Content produced for research products for professionals has traditionally been heavy on plain text, such as an explanation of the reasoning behind a legal concept or how a particular tax is applied. Beyond the use of a few tables (perhaps more than a few in the area of tax and accounting), little of this content could be described as “visual.” The idea of presenting content in a more visual style has traditionally been limited to graphic design that might make the text more readable (e.g., margins, bullet lists, asides). However, the concept of visual learning suggests the use of more visual-oriented alternatives can more effectively communicate content to customers.
Visual learning is the method of communicating content graphically through a greater use of visual displays. The relevance of visual learning coincides with a generational preference among “digital natives” (i.e., people who have grown up surrounded by an increasingly rich multimedia digital environment) for more visual presentations of information. Research involving the use of visual learning has largely focused on its use in an educational setting but as new generations of more visual-oriented attorneys, accountants, and other professionals enter the market, publishers will need to adapt.
The expectations and demands for more visual presentations of content can already be seen in the popularity of products like Smart Charts, which dynamically generate charts that allow users to quickly access information and make comparisons. What other ways might content for professionals be presented more visually? Below are just a few possibilities to consider:
Charts: Charts are not exactly uncommon and there are a number of types available to display all kinds of information. Although they are commonly used among business professionals to summarize financial data, they are under-utilized as a way to teach or explain legal and regulatory topics. Charts can be especially useful when describing overlapping data (e.g., the various taxes and regulatory fees that are layered onto phone services), changes over time (e.g., increases and decreases in tax rates), or to make comparisons (e.g., tax rates in different areas).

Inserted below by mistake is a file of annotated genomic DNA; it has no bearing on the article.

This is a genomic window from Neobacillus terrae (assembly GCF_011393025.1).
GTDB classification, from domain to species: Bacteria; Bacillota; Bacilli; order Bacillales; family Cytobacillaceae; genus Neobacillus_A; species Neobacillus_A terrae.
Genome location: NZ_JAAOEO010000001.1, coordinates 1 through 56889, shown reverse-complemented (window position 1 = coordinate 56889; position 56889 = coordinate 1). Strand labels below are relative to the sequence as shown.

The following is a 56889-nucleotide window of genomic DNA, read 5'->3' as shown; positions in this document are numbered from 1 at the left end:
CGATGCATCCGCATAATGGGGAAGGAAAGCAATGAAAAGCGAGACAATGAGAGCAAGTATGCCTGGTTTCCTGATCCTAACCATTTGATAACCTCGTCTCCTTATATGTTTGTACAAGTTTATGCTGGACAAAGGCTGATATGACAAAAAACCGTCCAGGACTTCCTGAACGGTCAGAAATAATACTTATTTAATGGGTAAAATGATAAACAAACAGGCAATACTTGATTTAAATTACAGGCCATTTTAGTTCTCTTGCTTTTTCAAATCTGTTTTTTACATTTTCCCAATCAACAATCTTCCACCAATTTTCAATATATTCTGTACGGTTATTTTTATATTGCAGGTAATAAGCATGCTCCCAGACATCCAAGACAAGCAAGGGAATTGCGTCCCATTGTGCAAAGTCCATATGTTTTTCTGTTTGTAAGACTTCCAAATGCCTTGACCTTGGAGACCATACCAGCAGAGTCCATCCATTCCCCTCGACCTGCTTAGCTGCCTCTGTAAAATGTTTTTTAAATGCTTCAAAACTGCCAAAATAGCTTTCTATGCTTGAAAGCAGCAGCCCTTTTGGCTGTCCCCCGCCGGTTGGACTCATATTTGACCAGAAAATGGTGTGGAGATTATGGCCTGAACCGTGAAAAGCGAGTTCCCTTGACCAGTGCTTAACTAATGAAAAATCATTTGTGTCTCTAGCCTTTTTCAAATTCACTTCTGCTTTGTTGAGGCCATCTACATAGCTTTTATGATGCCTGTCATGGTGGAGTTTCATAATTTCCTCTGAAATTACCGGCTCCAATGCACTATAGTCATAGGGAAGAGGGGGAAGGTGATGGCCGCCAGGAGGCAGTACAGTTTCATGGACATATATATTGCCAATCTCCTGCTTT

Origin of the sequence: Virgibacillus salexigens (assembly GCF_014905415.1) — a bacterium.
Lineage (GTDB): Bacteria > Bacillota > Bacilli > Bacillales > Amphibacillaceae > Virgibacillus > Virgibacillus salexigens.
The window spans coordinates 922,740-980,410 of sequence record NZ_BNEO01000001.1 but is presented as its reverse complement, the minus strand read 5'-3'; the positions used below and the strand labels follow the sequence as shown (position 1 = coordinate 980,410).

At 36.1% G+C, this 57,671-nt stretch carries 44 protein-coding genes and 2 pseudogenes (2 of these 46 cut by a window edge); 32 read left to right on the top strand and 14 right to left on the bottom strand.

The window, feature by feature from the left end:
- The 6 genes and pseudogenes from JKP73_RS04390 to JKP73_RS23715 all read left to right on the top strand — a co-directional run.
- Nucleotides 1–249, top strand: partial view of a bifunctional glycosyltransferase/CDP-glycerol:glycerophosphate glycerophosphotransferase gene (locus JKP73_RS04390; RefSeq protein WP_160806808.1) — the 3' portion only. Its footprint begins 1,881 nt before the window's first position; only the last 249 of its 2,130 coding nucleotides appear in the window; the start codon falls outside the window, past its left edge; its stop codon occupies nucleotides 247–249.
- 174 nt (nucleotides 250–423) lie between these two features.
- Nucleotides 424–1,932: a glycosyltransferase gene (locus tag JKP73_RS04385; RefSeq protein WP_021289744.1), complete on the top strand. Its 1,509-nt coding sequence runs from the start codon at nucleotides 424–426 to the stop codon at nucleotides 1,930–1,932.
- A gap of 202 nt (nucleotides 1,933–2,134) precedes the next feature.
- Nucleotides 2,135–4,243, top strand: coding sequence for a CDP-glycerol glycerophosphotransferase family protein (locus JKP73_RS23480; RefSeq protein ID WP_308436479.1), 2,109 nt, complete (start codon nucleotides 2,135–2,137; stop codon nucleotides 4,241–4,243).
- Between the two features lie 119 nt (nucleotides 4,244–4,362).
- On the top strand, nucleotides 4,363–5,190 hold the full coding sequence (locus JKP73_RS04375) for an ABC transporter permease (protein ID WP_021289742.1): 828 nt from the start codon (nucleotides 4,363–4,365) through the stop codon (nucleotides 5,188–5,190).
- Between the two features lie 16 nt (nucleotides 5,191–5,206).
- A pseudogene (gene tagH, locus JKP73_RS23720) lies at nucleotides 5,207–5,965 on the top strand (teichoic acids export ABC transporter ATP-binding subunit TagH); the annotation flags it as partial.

Timelines: Timelines display a series of events over time and have the additional advantage of being very familiar to most customers. There are several examples where timelines would be especially useful for explaining legal and regulatory information, such as displaying amendments to a statute (i.e., point-in-time), changes in tax rates, changes in corporate structures, or regulatory deadlines.
Videos: Video has the advantage of being able to combine other visual displays into a single unit. Videos seem best suited to communicate topics in which a customer may wish to follow along, such as product training videos, an explanation of completing a government form, or demonstrating regulatory compliance issues (government crash tests, workplace safety, etc.).
Infographics: Infographics summarize a topic or concept using a combination of static visual elements and they have become a very popular method to spread information on complex topics. There are many popular examples including, infographics on payroll and tax deductions, the related generational shift toward multitasking, or even the topic of infographics itself.
Mind maps: Mind maps are a specific type of chart used to show the connections between concepts. Mind maps seem especially relevant to explanations of complex legal and regulatory concepts because they allow a customer to get a bird’s eye view of a complex subject. Mind maps are especially useful to visually explain the relationships between multiple legal concepts that do not easily fit into a typical outline structure commonly used by a series of narrative paragraphs.
Tag clouds: Tag clouds, a common feature on blogs, are very effective for quickly displaying the relative frequency of various items (usually terms) through font size and color. Examples include using tag clouds to display trends in news stories, speeches, or reveal the major topics within large complex legislation.
How the above methods are employed is also important. Depending on the circumstances, they may replace the need for, provide an alternative to, or supplement text content. Can you think of other useful examples or visual methods I didn’t mention above?